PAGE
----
The art of censorship is sometimes practised by the most unlikely authorities. Recently, a student at a prestigious British university put up a home page on Janet (Joint Academic Network) promoting the Kurdish Freedom Movement. This didn’t go down very well with his Turkish adversaries, who immediately threatened the university with an e-mail bomb campaign, hack attack and other things that could easily bring the university network down.
Under pressure to protect the network’s reliability, the university’s technical supervisors decided to censor the Web site and pulled the plug. Although this was very much a pragmatic decision taken in the context of the need to service the majority of users, it is nevertheless intriguing that the mechanics of this new era of censorship are based on technical, rather than moral, reasons. In this case, the individual responsible for the network reliability took a decision that appeared to be optimal for serving other Janet users. Since the resources needed to fight the threat were expensive and not easily available (Janet is run on a very thin shoestring), there was simply no alternative but to stop the Web site being available on the Internet to a wider audience, despite the fact that Kurdish Freedom Movement is perfectly legal in the UK.
In the end, the student resorted to printing old-fashioned newsletters and photocopying them for physical distribution. Since his Turkish opponents didn’t think about threatening the life of the photocopier located in the student union, the leaflets found their way safely into students’ hands. Looking at the copies made me feel nostalgic for the times when, many years ago, I smuggled similar home-made Solidarity leaflets in Poland. It is disappointing that in the Wired Age such primitive methods are still in use due to a lack of resources.
The censoring of the Kurdish site is yet another example of the “sanitising” of the Internet. Only a few years ago, students could freely use newsgroups, mailing lists, publish Web sites on progressive and radical ideas, while practising their debating skills and learning the art of electronic democracy. Debates ranged from supporting the Kurds, to condemning the Serbs, raising awareness of Aids or planning the demise of the Tories. All topics were acceptable, and occasional bad or aggressive language didn’t seem to hurt anybody’s feelings. Today, though, the “acceptable use policy” for Janet forbids not only swear words but even masking (***ing) or, to be really picky, rotating (jwlbobo) bad language.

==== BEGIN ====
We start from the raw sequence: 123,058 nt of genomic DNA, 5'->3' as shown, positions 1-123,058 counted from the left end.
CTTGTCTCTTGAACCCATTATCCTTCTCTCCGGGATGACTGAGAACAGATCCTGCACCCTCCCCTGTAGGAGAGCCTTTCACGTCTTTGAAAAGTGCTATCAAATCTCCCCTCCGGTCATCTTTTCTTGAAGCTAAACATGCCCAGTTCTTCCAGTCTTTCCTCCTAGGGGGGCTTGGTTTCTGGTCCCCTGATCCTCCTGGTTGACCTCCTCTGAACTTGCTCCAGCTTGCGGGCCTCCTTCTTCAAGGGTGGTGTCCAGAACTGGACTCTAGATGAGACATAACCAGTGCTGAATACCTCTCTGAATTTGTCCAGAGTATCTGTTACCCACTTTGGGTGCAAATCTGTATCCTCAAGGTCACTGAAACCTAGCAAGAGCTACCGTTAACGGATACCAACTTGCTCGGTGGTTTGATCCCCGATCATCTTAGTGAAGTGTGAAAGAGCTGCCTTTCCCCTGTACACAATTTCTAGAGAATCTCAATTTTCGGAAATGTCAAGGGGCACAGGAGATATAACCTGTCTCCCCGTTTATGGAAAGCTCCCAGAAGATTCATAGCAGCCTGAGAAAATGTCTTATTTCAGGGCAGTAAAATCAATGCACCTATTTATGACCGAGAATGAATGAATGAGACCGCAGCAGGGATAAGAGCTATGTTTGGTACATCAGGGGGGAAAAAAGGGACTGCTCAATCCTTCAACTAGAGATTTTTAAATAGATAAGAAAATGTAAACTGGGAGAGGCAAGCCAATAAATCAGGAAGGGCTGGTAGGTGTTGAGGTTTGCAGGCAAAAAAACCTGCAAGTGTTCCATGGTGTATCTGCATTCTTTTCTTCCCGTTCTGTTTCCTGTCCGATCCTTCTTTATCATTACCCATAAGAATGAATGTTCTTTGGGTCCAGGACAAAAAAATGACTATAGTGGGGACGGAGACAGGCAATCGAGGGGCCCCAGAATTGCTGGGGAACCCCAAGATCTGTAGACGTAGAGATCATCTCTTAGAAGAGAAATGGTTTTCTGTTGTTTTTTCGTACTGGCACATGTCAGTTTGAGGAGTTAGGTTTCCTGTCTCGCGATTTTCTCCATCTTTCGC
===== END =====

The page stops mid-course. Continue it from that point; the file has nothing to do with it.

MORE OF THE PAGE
This is probably appropriate for nursery Web sites, but are we really saying that students in their daily debates must be limited to the Queen’s English? That is a minor matter, but another policy guideline that forbids posting anything that may cause “anxiety” is certainly going too far in Janet’s attempt at muzzling students. You can’t have a good debate without high adrenaline, and if we want graduates who have fully developed critical thinking and debating skills, then there isn’t any better way to practice them than on the Net. They will get plenty of muzzling on corporate Web sites once they get a job in the real world.
The real issue of Janet is one of funding. Students could get a lot more out of it if our universities had budgets for decent security, high-class firewalls and enough staff to deal with threats from hackers or obscure e-terrorists. A debate needs to take place on what role the Internet should play at universities. One wonders if the best we can afford for our students is merely a medium for archiving old academic papers. No debating, no heated exchanges, no controversial Web sites. It may be not a conspiracy theory but simply a survival plan by Janet’s technical support. However, the question must be asked if this techno-driven censorship is our vision of academic cyberspace? The answer can only be arrived at by developing a consensus on the potential limits to free speech and students’ abilities to address controversial issues. Perhaps it’s time to bite the bullet and admit that the world of the written word is not black and white. Technical support people being left to make moral or ethical decisions can only limit the use of the Internet as a tool for electronic democracy. Let’s take the example of Yahoo, and its decision to publish the Starr report despite the fact that it wasn’t exactly “family reading material”.
History is not always politically correct, and if we don’t have the stomach to take the raw reality, then perhaps we deserve to have the underdeveloped graduates we most surely will get.